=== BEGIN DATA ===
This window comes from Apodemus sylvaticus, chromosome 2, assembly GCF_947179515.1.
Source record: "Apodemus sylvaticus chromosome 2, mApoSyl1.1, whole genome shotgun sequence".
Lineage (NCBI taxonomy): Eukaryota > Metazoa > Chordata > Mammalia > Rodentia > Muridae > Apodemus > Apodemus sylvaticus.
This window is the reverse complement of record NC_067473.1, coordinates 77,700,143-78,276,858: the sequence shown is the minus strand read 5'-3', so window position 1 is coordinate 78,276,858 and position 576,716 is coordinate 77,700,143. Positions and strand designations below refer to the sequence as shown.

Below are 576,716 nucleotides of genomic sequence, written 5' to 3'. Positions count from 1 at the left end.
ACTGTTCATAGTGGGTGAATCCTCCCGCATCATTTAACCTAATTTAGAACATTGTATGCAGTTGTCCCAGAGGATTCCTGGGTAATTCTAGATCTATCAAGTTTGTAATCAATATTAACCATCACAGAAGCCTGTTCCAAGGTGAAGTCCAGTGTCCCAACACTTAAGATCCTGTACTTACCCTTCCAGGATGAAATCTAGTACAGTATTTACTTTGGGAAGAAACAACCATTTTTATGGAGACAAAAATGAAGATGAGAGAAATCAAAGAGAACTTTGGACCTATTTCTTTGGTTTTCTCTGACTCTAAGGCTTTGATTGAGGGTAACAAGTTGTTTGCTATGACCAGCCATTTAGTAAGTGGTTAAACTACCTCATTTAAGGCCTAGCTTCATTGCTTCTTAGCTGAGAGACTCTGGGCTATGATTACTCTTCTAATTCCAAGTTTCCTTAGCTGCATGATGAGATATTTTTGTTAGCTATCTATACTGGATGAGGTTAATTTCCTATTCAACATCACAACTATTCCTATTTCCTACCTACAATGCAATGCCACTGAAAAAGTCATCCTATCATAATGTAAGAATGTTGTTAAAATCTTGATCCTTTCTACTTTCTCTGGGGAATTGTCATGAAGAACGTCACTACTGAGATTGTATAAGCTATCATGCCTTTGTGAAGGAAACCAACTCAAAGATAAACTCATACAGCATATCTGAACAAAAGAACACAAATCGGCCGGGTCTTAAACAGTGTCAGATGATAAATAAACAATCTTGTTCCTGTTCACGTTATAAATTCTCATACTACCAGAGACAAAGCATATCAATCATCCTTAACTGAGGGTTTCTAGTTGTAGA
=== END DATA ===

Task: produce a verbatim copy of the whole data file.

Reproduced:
This window comes from Apodemus sylvaticus, chromosome 2, assembly GCF_947179515.1.
Source record: "Apodemus sylvaticus chromosome 2, mApoSyl1.1, whole genome shotgun sequence".
Lineage (NCBI taxonomy): Eukaryota > Metazoa > Chordata > Mammalia > Rodentia > Muridae > Apodemus > Apodemus sylvaticus.
This window is the reverse complement of record NC_067473.1, coordinates 77,700,143-78,276,858: the sequence shown is the minus strand read 5'-3', so window position 1 is coordinate 78,276,858 and position 576,716 is coordinate 77,700,143. Positions and strand designations below refer to the sequence as shown.

Below are 576,716 nucleotides of genomic sequence, written 5' to 3'. Positions count from 1 at the left end.
ACTGTTCATAGTGGGTGAATCCTCCCGCATCATTTAACCTAATTTAGAACATTGTATGCAGTTGTCCCAGAGGATTCCTGGGTAATTCTAGATCTATCAAGTTTGTAATCAATATTAACCATCACAGAAGCCTGTTCCAAGGTGAAGTCCAGTGTCCCAACACTTAAGATCCTGTACTTACCCTTCCAGGATGAAATCTAGTACAGTATTTACTTTGGGAAGAAACAACCATTTTTATGGAGACAAAAATGAAGATGAGAGAAATCAAAGAGAACTTTGGACCTATTTCTTTGGTTTTCTCTGACTCTAAGGCTTTGATTGAGGGTAACAAGTTGTTTGCTATGACCAGCCATTTAGTAAGTGGTTAAACTACCTCATTTAAGGCCTAGCTTCATTGCTTCTTAGCTGAGAGACTCTGGGCTATGATTACTCTTCTAATTCCAAGTTTCCTTAGCTGCATGATGAGATATTTTTGTTAGCTATCTATACTGGATGAGGTTAATTTCCTATTCAACATCACAACTATTCCTATTTCCTACCTACAATGCAATGCCACTGAAAAAGTCATCCTATCATAATGTAAGAATGTTGTTAAAATCTTGATCCTTTCTACTTTCTCTGGGGAATTGTCATGAAGAACGTCACTACTGAGATTGTATAAGCTATCATGCCTTTGTGAAGGAAACCAACTCAAAGATAAACTCATACAGCATATCTGAACAAAAGAACACAAATCGGCCGGGTCTTAAACAGTGTCAGATGATAAATAAACAATCTTGTTCCTGTTCACGTTATAAATTCTCATACTACCAGAGACAAAGCATATCAATCATCCTTAACTGAGGGTTTCTAGTTGTAGA